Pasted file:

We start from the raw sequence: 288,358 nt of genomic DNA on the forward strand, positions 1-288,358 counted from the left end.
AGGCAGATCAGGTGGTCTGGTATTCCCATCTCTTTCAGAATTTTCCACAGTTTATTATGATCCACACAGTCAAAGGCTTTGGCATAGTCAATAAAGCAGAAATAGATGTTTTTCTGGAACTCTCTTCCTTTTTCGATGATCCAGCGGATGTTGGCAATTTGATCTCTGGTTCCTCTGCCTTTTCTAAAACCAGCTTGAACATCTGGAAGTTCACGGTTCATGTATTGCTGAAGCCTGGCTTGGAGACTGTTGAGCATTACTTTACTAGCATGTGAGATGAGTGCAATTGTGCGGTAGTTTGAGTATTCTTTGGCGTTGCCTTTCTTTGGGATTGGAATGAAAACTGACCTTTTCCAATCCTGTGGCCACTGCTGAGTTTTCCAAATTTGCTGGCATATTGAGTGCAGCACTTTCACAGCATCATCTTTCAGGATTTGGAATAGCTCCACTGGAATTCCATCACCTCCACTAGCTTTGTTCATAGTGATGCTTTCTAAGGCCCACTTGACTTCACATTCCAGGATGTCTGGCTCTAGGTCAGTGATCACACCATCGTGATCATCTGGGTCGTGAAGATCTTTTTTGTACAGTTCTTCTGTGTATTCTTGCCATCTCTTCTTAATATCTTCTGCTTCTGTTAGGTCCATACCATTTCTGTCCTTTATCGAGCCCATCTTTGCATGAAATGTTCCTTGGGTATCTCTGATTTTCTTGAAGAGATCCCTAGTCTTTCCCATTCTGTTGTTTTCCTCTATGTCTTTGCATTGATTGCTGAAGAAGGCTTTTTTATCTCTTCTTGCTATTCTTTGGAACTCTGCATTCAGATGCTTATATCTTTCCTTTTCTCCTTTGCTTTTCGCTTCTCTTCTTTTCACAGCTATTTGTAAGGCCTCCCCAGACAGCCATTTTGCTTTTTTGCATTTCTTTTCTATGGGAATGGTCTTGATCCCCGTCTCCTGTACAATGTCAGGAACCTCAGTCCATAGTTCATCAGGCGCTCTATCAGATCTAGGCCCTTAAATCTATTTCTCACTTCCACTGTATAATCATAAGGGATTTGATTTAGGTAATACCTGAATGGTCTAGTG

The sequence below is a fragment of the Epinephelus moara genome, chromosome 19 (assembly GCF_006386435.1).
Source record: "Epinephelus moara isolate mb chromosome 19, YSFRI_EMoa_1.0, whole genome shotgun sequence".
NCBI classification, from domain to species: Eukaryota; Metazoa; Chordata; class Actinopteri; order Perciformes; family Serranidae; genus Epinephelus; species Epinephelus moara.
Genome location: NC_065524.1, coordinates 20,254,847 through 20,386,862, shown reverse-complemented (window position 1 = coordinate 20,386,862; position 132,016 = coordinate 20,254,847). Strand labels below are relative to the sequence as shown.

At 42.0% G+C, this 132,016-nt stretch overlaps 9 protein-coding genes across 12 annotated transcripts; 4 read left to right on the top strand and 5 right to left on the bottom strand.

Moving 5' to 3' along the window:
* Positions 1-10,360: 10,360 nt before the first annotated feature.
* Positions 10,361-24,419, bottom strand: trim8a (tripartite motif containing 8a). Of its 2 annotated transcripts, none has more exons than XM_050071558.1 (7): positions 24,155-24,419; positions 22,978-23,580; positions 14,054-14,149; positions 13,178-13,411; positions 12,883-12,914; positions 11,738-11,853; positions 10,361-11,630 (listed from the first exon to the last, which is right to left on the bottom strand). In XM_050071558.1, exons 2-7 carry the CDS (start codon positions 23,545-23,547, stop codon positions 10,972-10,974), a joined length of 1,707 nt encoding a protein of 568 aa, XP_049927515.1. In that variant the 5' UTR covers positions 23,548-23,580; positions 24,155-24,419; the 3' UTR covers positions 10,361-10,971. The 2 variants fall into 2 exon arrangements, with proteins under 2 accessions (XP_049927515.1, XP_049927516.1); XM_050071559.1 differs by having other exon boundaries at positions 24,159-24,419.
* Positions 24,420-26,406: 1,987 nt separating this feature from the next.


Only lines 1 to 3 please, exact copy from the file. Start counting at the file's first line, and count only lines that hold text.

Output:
We start from the raw sequence: 288,358 nt of genomic DNA on the forward strand, positions 1-288,358 counted from the left end.
AGGCAGATCAGGTGGTCTGGTATTCCCATCTCTTTCAGAATTTTCCACAGTTTATTATGATCCACACAGTCAAAGGCTTTGGCATAGTCAATAAAGCAGAAATAGATGTTTTTCTGGAACTCTCTTCCTTTTTCGATGATCCAGCGGATGTTGGCAATTTGATCTCTGGTTCCTCTGCCTTTTCTAAAACCAGCTTGAACATCTGGAAGTTCACGGTTCATGTATTGCTGAAGCCTGGCTTGGAGACTGTTGAGCATTACTTTACTAGCATGTGAGATGAGTGCAATTGTGCGGTAGTTTGAGTATTCTTTGGCGTTGCCTTTCTTTGGGATTGGAATGAAAACTGACCTTTTCCAATCCTGTGGCCACTGCTGAGTTTTCCAAATTTGCTGGCATATTGAGTGCAGCACTTTCACAGCATCATCTTTCAGGATTTGGAATAGCTCCACTGGAATTCCATCACCTCCACTAGCTTTGTTCATAGTGATGCTTTCTAAGGCCCACTTGACTTCACATTCCAGGATGTCTGGCTCTAGGTCAGTGATCACACCATCGTGATCATCTGGGTCGTGAAGATCTTTTTTGTACAGTTCTTCTGTGTATTCTTGCCATCTCTTCTTAATATCTTCTGCTTCTGTTAGGTCCATACCATTTCTGTCCTTTATCGAGCCCATCTTTGCATGAAATGTTCCTTGGGTATCTCTGATTTTCTTGAAGAGATCCCTAGTCTTTCCCATTCTGTTGTTTTCCTCTATGTCTTTGCATTGATTGCTGAAGAAGGCTTTTTTATCTCTTCTTGCTATTCTTTGGAACTCTGCATTCAGATGCTTATATCTTTCCTTTTCTCCTTTGCTTTTCGCTTCTCTTCTTTTCACAGCTATTTGTAAGGCCTCCCCAGACAGCCATTTTGCTTTTTTGCATTTCTTTTCTATGGGAATGGTCTTGATCCCCGTCTCCTGTACAATGTCAGGAACCTCAGTCCATAGTTCATCAGGCGCTCTATCAGATCTAGGCCCTTAAATCTATTTCTCACTTCCACTGTATAATCATAAGGGATTTGATTTAGGTAATACCTGAATGGTCTAGTG

The sequence below is a fragment of the Epinephelus moara genome, chromosome 19 (assembly GCF_006386435.1).